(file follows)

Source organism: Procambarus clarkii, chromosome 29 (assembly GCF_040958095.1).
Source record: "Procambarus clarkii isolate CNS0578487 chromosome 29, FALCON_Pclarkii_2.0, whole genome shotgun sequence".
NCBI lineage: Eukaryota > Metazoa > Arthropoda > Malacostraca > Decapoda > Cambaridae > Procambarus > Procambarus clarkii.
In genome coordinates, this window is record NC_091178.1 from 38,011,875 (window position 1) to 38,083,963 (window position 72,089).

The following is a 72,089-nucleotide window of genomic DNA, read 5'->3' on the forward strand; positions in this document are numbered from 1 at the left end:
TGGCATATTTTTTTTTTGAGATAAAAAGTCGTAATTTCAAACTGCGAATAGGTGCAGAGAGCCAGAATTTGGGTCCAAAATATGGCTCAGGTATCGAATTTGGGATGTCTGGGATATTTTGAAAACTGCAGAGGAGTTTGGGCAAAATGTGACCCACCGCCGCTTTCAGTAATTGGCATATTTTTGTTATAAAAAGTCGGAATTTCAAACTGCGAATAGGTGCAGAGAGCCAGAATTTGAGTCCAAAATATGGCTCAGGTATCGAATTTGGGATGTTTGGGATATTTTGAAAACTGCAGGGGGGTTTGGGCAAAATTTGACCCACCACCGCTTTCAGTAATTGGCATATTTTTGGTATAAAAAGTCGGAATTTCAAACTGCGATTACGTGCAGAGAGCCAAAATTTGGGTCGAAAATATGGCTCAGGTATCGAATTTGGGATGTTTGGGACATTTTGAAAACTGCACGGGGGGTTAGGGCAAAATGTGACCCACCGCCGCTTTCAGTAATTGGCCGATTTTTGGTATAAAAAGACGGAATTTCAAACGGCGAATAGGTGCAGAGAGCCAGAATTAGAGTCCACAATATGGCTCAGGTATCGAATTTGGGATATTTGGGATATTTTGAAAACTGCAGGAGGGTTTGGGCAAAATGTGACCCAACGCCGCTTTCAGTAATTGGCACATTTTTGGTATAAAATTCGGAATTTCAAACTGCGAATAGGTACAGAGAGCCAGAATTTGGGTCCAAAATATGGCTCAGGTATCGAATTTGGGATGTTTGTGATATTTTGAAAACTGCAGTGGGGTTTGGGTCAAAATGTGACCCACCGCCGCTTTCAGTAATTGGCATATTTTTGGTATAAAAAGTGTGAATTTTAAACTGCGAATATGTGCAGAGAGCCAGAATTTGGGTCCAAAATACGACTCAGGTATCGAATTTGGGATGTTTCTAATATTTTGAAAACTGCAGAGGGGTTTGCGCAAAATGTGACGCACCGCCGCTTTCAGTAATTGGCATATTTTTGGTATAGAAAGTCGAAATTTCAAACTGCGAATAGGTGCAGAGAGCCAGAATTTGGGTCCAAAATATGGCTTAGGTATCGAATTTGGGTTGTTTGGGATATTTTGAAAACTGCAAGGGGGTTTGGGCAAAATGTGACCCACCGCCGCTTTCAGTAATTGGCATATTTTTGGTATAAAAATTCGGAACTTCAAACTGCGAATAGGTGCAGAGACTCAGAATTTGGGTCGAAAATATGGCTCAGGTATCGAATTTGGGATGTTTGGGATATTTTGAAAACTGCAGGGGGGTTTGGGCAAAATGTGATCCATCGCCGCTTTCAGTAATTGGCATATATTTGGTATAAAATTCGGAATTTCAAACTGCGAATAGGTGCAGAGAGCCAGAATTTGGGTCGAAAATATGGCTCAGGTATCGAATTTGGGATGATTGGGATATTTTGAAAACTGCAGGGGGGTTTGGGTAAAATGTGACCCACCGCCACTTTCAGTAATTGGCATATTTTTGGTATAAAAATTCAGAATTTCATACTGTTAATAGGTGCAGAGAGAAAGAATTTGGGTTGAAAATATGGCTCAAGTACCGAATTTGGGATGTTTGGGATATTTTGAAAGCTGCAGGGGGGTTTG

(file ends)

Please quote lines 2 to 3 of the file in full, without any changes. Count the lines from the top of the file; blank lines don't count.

Source record: "Procambarus clarkii isolate CNS0578487 chromosome 29, FALCON_Pclarkii_2.0, whole genome shotgun sequence".
NCBI lineage: Eukaryota > Metazoa > Arthropoda > Malacostraca > Decapoda > Cambaridae > Procambarus > Procambarus clarkii.